Quite good fuel prices these days!

The fuel prices here in Estonia have reduced remarkably and I can only say good words about this. I don’t know if the direct reason of the reduction is crude oil or just the overall global and local economical descent. Lower consumption pushes prices down, that’s for sure. Ofcourse us, fans of American cars with big engines, are especially happy about it. Now one has to hope that there will be even more reduction in gasoline cost because the cheap barrel price has not shown all of its “power” yet. I’m really curious how things are going to develop in the near future.

The cheapest price of normal gasoline (95 octane) around here is currently 14.25 EEK per liter, this means 1.30 USD or 0.91 EUR.

First Oil Change

Three days ago I finally decided to do oil change on the Jeep completely by myself. I’ve thought of it since I bought the vehicle but somehow I just hadn’t taken the action due to a couple of reasons – firstly, I thought I might need a lift and secondly, I didn’t have the proper tool for oil filter removal. Still, oil change seemed like a relatively easy thing to do and I felt like it would be a good time to spend together with my Jeep :) And indeed it was just like that. The job itself was as simple as I imagined although I ran into a few problems. Those who have also always taken their car to service for oil change, hopefully find this little story inspiring and being honest, it saves quite a few bucks as well.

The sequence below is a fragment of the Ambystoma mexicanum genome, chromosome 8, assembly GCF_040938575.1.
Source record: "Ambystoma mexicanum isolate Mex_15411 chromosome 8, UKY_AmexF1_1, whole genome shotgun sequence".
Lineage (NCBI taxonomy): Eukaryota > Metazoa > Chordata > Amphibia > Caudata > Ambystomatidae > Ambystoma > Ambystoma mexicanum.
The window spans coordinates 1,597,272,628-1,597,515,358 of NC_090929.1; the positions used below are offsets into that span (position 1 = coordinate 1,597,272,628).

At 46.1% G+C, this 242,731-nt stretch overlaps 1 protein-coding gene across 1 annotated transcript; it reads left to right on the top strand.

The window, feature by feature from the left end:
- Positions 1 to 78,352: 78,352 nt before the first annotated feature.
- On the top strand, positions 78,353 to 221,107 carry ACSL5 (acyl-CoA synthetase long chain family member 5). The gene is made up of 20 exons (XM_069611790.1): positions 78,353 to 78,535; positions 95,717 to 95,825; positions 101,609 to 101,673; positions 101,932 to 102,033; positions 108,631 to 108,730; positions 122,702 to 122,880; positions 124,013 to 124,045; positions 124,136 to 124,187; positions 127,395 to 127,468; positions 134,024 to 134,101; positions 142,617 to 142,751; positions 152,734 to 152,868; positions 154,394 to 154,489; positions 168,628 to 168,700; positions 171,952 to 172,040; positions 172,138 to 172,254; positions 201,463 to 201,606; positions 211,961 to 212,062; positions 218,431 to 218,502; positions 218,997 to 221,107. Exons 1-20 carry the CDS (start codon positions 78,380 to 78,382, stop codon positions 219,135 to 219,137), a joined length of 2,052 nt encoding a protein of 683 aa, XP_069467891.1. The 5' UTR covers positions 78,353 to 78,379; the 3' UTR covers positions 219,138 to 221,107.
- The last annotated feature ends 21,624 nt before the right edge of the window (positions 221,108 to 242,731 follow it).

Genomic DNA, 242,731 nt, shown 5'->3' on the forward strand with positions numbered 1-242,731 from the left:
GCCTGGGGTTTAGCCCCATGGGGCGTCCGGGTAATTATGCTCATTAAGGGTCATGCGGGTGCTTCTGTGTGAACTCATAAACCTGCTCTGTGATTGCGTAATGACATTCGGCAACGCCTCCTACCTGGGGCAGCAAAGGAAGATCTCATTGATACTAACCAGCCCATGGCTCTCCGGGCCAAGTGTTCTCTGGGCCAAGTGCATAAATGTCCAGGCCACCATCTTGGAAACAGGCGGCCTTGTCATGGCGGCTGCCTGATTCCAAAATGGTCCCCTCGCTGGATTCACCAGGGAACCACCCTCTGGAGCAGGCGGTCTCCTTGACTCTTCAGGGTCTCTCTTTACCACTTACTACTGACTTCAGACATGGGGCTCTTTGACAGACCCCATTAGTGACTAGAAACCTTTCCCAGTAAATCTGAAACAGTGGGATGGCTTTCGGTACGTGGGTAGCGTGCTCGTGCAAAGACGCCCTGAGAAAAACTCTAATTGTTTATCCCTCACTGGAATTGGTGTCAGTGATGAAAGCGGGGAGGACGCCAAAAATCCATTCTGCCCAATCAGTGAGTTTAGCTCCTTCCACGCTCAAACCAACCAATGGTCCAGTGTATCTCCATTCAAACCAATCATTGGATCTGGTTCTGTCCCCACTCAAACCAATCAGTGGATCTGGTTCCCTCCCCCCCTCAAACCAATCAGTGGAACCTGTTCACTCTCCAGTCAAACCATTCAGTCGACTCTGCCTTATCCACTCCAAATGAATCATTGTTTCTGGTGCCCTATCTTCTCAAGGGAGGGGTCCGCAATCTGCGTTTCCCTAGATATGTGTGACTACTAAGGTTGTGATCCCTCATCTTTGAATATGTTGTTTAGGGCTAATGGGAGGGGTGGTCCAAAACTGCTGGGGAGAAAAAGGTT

The serviceshop has always used Valvoline 10W-40 Semi-Synthetic in my vehicle but this time I decided to buy the same type of oil from Pennzoil brand cause that’s what one of our American car parts stores promotes. Probably they are all more or less the same products if we don’t talk racing but I kind of liked the Pennzoil colors more than Valvoline, too ;) I also picked up an oil filter cause you’re supposed to replace it on every oil change.

Stuff Ready
Stuff Ready

 So, the first thing you’re supposed to do – find a good container for the old oil! Not my own idea but a good place for it is an empty canister of window washer fluid. It’s exactly 5 liters so it fits perfectly for the Chrysler 318 engine which holds 4.7 liters of oil. Since the oil starts coming out from the draining hole as soon as you remove the cork, and at a fairly quick rate, the original hole of the window washer canister might be just too small. In upright position there won’t be much room left between the canister and the oil pan anyway. I took a knife and cut a good piece of the canister’s side off and I then got a pretty comfortable container to drain the old oil into. I firstly took a big trash bag and placed it under the engine area for two reasons – I didn’t want to lay on the gravel when crawling under the vehicle and it’s not very nice to have oil floating in our yard either if something should happen and the oil would go past the container. Note: Before beginning with the job, start the engine up and run it for a few minutes so that the oil won’t be too cold, hence very thick. You don’t want to run the engine too long though because hot oil on your hands will certainly be real uncomfortable!